(Edited to add a couple, in my opinion, pertinent details, for those who may be visiting for the first time:  my mom passed away ten years ago, and before I became a stay at home mom, I worked for seven years in human resources for a major pharmaceutical company, where I gained a healthy respect for the business and the products they make, but a general disdain for the currently popular sales model that most pharmas use to peddle their products.)

So… the dream.

I’m in the hospital with my mom.  Neither of us are IN the hospital, but for whatever reason we are hanging out there.  My mom tells me she thinks I should take a pregnancy test.  I don’t see why, I don’t think I’m pregnant, but whatever.  Lo and behold someone shows up, who functioned in the dream as both some sort of nurse AND as a pharmaceutical rep, wanted me to take a pregnancy test that for reasons unknown would cost my insurance company like $40.   I completely freaked out in the dream, yelling at this nurse/rep and telling her what a scam this was and there was no reason a pregnancy test should cost that much money, get me a $5 Target brand test and I’ll take it but I’m NOT peeing on a $40 stick.  She says, “would you really trust the results of a store-brand pregnancy test?  Do you think that’s the best decision for your baby?”  and I start yelling at her more, that she can’t make me feel guilty and like a bad mother for this decision and then I kick her out of the room.  That was about it.  I never did take a pregnancy test in the dream.  Your thoughts welcome!  🙂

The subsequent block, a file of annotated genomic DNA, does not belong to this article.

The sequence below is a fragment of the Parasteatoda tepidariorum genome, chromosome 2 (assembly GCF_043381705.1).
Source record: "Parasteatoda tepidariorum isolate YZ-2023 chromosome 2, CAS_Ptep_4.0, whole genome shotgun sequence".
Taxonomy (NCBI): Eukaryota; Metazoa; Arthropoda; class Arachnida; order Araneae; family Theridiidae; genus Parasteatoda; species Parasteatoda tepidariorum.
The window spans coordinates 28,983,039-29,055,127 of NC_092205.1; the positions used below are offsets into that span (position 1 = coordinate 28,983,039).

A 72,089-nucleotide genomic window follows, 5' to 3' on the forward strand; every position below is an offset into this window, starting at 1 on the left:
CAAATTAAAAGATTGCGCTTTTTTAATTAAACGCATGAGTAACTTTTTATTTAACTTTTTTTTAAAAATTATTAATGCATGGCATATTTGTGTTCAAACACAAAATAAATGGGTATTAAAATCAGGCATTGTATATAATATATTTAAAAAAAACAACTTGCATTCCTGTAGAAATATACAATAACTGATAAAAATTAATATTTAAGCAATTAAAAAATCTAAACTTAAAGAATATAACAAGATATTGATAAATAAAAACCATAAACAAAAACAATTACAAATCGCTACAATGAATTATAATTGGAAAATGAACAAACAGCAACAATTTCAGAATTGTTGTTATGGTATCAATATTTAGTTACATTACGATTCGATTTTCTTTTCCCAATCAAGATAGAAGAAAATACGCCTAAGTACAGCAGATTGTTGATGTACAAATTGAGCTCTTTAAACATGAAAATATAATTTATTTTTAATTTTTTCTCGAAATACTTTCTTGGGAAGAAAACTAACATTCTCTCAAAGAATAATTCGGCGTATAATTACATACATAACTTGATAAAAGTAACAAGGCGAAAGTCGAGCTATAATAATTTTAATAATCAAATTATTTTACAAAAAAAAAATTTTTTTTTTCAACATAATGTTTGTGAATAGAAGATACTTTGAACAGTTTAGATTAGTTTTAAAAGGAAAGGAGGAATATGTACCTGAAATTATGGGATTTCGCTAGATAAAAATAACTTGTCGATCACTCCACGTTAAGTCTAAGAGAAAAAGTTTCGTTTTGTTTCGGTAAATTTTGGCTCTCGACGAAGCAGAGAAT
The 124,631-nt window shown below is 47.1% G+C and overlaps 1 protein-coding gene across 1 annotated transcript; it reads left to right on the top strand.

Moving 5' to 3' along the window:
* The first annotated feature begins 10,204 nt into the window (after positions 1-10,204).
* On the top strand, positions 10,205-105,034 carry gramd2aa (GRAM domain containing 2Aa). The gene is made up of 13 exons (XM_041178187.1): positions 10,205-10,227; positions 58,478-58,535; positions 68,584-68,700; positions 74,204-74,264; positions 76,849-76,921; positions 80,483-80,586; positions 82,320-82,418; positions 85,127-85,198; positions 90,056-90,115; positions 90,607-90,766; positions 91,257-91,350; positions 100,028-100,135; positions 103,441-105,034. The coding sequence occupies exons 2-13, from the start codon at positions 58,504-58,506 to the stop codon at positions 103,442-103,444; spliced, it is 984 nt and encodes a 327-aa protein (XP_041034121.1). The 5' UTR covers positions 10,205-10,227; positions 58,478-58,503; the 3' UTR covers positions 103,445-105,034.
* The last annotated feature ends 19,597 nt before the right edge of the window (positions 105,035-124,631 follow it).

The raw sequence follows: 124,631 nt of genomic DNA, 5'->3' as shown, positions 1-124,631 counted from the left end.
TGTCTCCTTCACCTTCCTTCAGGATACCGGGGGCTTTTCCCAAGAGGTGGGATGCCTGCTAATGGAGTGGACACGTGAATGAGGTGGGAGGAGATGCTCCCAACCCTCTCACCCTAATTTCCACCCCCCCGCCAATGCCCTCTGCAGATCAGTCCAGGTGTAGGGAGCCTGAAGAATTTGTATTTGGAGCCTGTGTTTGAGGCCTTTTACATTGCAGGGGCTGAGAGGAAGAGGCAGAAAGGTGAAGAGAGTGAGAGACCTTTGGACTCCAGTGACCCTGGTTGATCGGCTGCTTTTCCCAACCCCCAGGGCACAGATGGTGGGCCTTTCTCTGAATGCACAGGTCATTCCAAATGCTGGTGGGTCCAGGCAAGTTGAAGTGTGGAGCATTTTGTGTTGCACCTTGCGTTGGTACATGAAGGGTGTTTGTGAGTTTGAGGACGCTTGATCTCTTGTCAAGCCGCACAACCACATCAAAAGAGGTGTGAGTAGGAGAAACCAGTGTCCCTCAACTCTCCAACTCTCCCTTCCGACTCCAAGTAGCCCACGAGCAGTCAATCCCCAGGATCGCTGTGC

Blabbity blah blah swollen glands

We had a make-up Easter dinner at the in-laws’ today.  It was OK.

So, there’s this thing with my in-laws.  They are from the Czech Republic; they came to the U.S. in the late 60s.  They met here, married, had my husband, and in that time found a whole network of Czech people to be friends with, who also mostly came here as adults in the late 60s or early 70s.  Thus, everyone they socialize with is Czech and speaks Czech.

Except me.

(They all speak English, too… but none have the conversational English skills like they do in their native tongue.)

In most circumstances this isn’t a big deal.  When it’s just us, my in-laws largely speak English.  However, the more Czech people you add, the lower the likelihood of conversations taking place in English.

Today’s dinner wasn’t just us.  It was also my husband’s aunt & uncle (both Czech) and another woman they are friends with (also, Czech).  The gobbledy-gook abounded.